John Perkins

NAEP experience 

John Perkins joined NAEP in the early 1980s because of its then almost unique focus on environmental problem-solving. Very few alternatives existed, and NAEP looked like a good group. So, John joined, received The Environmental Professional, and published an article in it, which was the extent of his experience till the mid-1990s. John finally attended my first conference in response to an invitation to discuss the establishment of a body to accredit academic environmental programs.

A group to accredit university programs never developed, but at the meeting, John began personal friendships with current and former editors-in-chief of The Environmental Professional. At the next time for editorial change, he was encouraged to apply to be the new editor. Which he did, and was chosen in 1995. Not without challenges, to be sure, but overall he found this very rewarding! John served as editor-in-chief of the renamed Environmental Practice until retirement from his day job in 2008. While an editor, he also received the CEP, contributed presentations for the annual conferences, and in 2019, coordinated a track on climate change. In 2014, John was elected a Fellow, an honor that took him very much by surprise.

Professional experiences

From John's undergraduate days, he thought being a professor looked like a good job. Undergraduate and graduate degrees in biology, followed by post-doctoral experience in history of science, led him to pursue making environmental studies an academic reality. From 1971 – 1974, however, he detoured to a job with the National Research Council/National Academy of Sciences. As chief staff officer for a study on pesticides and the environment, John received his second graduate education, vastly expanding his understanding of agriculture, public policy, politics, and environmental problem-solving. He left Washington, D.C., in 1974 for academia.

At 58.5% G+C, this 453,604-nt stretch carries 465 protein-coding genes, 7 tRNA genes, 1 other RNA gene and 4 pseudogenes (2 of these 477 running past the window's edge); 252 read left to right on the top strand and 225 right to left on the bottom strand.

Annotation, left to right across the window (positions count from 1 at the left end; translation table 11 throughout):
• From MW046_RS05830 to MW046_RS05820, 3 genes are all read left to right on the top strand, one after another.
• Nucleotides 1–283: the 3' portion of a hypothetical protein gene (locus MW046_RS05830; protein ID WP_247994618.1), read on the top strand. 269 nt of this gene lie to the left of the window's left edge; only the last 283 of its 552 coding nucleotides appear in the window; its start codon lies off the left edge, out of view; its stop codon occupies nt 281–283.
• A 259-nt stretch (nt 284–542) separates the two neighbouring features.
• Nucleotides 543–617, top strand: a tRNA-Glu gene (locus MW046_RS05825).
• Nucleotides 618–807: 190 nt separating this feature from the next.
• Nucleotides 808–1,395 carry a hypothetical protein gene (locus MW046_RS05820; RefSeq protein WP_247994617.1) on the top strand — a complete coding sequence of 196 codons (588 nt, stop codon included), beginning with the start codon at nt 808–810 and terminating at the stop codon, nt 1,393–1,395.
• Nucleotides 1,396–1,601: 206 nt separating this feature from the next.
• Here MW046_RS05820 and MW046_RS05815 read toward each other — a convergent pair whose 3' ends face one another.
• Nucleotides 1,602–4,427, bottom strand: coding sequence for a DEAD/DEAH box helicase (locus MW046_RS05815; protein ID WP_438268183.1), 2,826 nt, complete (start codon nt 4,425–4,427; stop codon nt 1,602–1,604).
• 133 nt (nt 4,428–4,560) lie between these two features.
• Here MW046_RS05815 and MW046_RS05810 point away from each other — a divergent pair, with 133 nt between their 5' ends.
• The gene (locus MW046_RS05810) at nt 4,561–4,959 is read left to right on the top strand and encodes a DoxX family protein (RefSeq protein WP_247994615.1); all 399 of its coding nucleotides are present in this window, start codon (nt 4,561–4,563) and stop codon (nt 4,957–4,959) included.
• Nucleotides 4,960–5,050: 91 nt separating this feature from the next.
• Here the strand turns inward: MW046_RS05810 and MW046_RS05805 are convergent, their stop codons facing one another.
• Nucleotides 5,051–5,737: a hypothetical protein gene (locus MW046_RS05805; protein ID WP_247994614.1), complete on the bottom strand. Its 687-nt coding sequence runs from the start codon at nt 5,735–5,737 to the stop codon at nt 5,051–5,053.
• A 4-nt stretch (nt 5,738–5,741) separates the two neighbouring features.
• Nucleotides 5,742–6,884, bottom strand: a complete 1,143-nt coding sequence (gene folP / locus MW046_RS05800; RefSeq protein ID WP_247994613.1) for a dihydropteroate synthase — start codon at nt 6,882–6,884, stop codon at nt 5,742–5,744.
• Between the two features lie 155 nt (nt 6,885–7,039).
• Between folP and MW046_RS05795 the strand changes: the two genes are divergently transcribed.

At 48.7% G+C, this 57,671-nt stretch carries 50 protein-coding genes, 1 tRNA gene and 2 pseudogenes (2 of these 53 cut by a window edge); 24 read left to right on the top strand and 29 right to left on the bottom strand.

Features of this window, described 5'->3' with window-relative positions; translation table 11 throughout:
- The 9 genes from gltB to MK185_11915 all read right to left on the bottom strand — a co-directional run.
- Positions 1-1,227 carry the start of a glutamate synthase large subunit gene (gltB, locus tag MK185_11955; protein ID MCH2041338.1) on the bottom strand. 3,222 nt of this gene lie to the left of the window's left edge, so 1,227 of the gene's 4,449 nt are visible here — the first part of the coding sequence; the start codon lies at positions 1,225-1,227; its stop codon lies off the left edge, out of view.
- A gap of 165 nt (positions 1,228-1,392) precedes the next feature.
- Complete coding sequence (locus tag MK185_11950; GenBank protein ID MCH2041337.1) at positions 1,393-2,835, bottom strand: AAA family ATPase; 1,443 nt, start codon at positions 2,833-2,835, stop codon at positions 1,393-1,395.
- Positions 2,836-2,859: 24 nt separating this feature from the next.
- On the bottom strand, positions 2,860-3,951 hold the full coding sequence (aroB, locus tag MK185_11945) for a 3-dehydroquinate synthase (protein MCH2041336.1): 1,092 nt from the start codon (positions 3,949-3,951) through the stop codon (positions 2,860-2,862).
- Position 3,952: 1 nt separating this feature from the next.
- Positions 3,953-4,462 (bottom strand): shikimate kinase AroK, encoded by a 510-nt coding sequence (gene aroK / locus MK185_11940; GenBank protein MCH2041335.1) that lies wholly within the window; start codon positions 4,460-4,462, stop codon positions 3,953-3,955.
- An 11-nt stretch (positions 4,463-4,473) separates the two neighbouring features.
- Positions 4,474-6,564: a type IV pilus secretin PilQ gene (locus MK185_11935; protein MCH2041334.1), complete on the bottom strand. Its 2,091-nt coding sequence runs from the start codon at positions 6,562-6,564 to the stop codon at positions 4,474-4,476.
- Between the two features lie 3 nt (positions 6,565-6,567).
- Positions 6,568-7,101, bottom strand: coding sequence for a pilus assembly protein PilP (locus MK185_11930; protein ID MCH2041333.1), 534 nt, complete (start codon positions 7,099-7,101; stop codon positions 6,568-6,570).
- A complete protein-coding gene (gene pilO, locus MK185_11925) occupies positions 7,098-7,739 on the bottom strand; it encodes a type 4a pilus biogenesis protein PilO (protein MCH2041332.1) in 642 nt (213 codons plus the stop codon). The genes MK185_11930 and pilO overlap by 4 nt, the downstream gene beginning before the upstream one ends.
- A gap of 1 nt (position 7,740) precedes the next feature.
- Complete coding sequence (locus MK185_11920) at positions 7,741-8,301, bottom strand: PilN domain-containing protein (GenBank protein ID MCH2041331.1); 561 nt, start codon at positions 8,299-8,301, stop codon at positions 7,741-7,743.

Personal and environmental commitments

John's formal education, stretching through the 1960s, was entirely in “disciplinary modes,” i.e. one was not to stray far from the home department. By the time of his PhD in 1969, however, the great environmental reformations of the 1960s were in full swing. Congress passed NEPA and many other laws; President Nixon organized the EPA. But solving environmental problems couldn’t rely on people educated in just one “home department.” John Perkins joined a new faculty to organize an undergraduate, interdisciplinary degree program at Miami University (Ohio). Despite the challenges, they did it, an experiment that has repeated itself many times in almost all universities. From Ohio, he went as a Senior Academic Dean to The Evergreen State College in Olympia, WA, another pioneering school. There, John helped lead the formation of a master’s degree in environmental studies, a degree virtually unknown at the time (1983), but now with counterparts in many places. He served as director of the graduate program from 1999 – 2005. After retirement from his day job in 2008, John committed to writing about energy and climate change with his original academic goal: how can academia help students prepare to work on environmental problems? Overall, John feels very lucky, because his personal and environmental commitments have always exactly matched him professional and academic ones.

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